Souad Faress (Usha Franks)
Why is it that the inhabitants of Ambridge seem to find it impossible to practice even a teensy-weensy bit of deception, even if it would benefit everybody? First of all we had David unburdening himself to Elizabeth about encouraging Nigel to go up on the roof, with the result that she has cut off all contact with him and Ruth and now we have Usha telling Amy that she knew Carl was married.
Usha's defence when Amy asked why she hadn't told her earlier was that Usha thought Amy might have known that he was married, effectively telling Amy that Usha thought she might be a tart and adulteress – something that every girl likes to be called.
Why, for God's sake? Amy was in bits and her romance was well and truly over, so why not just keep quiet and offer tea and sympathy? As it turned out, Amy turned on her stepmother and fled the house, saying that she never wanted to see her again. Nice one Usha – had you just kept your trap shut, you could have played the consoling parent and everything would have been fine. And let's be honest, it wouldn't have been that gigantic a lie, would it?
Instead, although Usha's conscience remains unsullied, her stepdaughter hates her and even husband Alan is not a happy bunny, leaving home early on Sunday evening "to be alone and to pray for guidance". Something tells me relationships at the Vicarage are going to be a touch on the cool side for a while. Indeed, when Amy does come home, she is barely civil to Usha, when she condescends to speak to her at all, that is. And Alan's not much more communicative.
Meanwhile, Tom is going slowly demented by the pressures of work – while on the burger van (they took over £1,000 in a day, which isn't too shabby) he fields call after call from Tony and Pat about problems on the farm, largely due to Tony's inability to grasp even the rudiments of technology ("No, Dad, you turn the switch down to make the light come on."). So bad does it get that Brenda threatens to walk out if he answers his phone once more.
At last Tom realises that he cannot run the world on his own and tempts Pip into running the burger van in the future. Pip accepts, much to the unease of Ruth, who is afraid this will affect her college work.
Over at Home Farm, Jennifer takes a game pie over to Adam, who reminds her "I do live with a chef, Mum". Honestly, what with taking pies to Adam and casseroles and the like to Alice, Jennifer seems to have food with her every time she leaves the house – I bet her handbag is Tupperware.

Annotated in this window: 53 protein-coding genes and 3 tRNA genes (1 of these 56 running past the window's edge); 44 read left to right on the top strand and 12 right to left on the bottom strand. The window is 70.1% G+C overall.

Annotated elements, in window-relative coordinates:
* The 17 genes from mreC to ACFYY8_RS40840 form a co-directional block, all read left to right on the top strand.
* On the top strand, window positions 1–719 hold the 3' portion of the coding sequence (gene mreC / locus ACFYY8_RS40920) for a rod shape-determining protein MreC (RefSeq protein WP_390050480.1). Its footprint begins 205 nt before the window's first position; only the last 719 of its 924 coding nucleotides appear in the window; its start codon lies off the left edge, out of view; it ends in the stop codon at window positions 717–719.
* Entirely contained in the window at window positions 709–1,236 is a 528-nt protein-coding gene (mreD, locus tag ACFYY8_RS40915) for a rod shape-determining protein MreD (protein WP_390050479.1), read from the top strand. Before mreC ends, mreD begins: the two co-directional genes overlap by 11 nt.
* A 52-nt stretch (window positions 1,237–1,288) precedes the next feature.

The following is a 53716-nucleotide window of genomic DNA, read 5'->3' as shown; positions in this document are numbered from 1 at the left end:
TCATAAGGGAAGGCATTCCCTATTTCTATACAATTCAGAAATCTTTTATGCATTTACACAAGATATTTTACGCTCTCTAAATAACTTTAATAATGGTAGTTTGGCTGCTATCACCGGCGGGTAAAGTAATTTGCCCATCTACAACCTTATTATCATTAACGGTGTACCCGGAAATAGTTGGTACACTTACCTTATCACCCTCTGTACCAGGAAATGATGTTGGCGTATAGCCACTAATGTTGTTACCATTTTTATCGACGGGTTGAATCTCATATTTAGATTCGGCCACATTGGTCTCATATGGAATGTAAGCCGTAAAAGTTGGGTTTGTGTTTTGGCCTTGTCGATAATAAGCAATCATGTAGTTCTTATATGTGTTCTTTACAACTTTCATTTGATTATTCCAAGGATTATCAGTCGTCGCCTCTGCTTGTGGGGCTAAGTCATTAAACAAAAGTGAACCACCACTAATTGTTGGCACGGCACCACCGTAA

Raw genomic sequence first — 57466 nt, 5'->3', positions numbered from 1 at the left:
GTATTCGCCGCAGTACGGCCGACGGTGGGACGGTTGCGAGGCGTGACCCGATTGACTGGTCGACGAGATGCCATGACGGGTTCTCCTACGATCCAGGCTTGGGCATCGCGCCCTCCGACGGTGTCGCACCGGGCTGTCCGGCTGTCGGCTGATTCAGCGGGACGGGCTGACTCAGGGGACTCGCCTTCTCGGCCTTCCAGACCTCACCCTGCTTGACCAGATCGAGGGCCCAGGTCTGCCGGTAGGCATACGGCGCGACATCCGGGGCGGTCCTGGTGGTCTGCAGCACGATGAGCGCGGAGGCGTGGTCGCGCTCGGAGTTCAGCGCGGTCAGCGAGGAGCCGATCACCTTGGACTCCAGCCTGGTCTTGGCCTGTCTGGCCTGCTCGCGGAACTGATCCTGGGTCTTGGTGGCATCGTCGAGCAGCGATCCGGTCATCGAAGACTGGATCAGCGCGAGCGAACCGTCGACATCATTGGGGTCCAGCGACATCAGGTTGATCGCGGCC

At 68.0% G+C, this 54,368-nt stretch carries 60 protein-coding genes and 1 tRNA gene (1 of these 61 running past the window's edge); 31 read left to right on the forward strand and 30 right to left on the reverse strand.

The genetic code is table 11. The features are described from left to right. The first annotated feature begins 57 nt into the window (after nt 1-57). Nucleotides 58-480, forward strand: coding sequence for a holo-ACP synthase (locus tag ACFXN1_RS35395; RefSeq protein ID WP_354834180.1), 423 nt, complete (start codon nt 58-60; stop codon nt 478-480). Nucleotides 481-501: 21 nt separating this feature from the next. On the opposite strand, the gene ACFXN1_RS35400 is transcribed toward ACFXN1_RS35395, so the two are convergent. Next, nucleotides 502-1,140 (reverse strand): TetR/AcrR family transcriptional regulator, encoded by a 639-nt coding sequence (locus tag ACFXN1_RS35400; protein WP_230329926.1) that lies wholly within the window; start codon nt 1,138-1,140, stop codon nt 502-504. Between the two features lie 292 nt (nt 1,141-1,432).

Adam is recovering slowly, but is cheered by the news that the police have arrested the men who attacked him, following David identifying them. However, his convalescence will be slow and he won't be back on the farm for at least six weeks. Even worse, he won't be able to play cricket and the team badly needs him. So fraught are things that Rhys – who doesn't know one end of a cricket bat from another – is drafted into the team. The lack of knowledge is no handicap – "You can throw and run" says Alistair. Funny, I always thought there was more to cricket than that. It speaks volumes for the quality of Rhys's existence that he greets the news of his selection with almost orgasmic delight. For God's sake get a life, man!
Fresh from the success with the dairy, Brian is seemingly intent on becoming a property magnate. He and Jennifer are looking at a barn and Jennifer remarks how the swifts come back year after year. "I wish my children lived nearer" she says, wistfully. That's because they're trying to tell you something I reckon Jen. Brian says the barn would make a good conversion for houses "What about the swifts?" asks an alarmed Jennifer. Don't worry Jen, we can have those killed off in no time!
Harking back to the dairy, Hatty (Borsetshire Against Factory Farming) comes to speak to Ruth and Pat about where they go from here. Appealing the planning decision is a possibility, but if they lose, they would have to pay the costs. Hatty suggests boycotting everything produced by Home Farm but the other two point out that most of the products are Adam's and he's against the mega-dairy. Equally, Ruth points out that increased picketing of the Farmers' Market would place David (wearing his NFU hat) in an awkward position. A hugely-disappointed Hatty says "It seems you haven't the stomach for the fight any longer" and she doesn't even bother to tell them of her plans to raze Home Farm to the ground, or give them the 'Make your own Molotov Cocktail' instruction sheet.
Susan's brother Keith visited the village – his daughter Samantha is getting married and wants Chelsea (Tracy's daughter) as a bridesmaid. Obviously Samantha hasn't got many friends. Keith said that he saw "a big animal" running across the road and Susan tells him about the Ambridge big cat. The latest person to see the beast was Jazzer, who described it as "a large, hairy mutant disappearing into the mist." Personally, I reckon it was a mirror.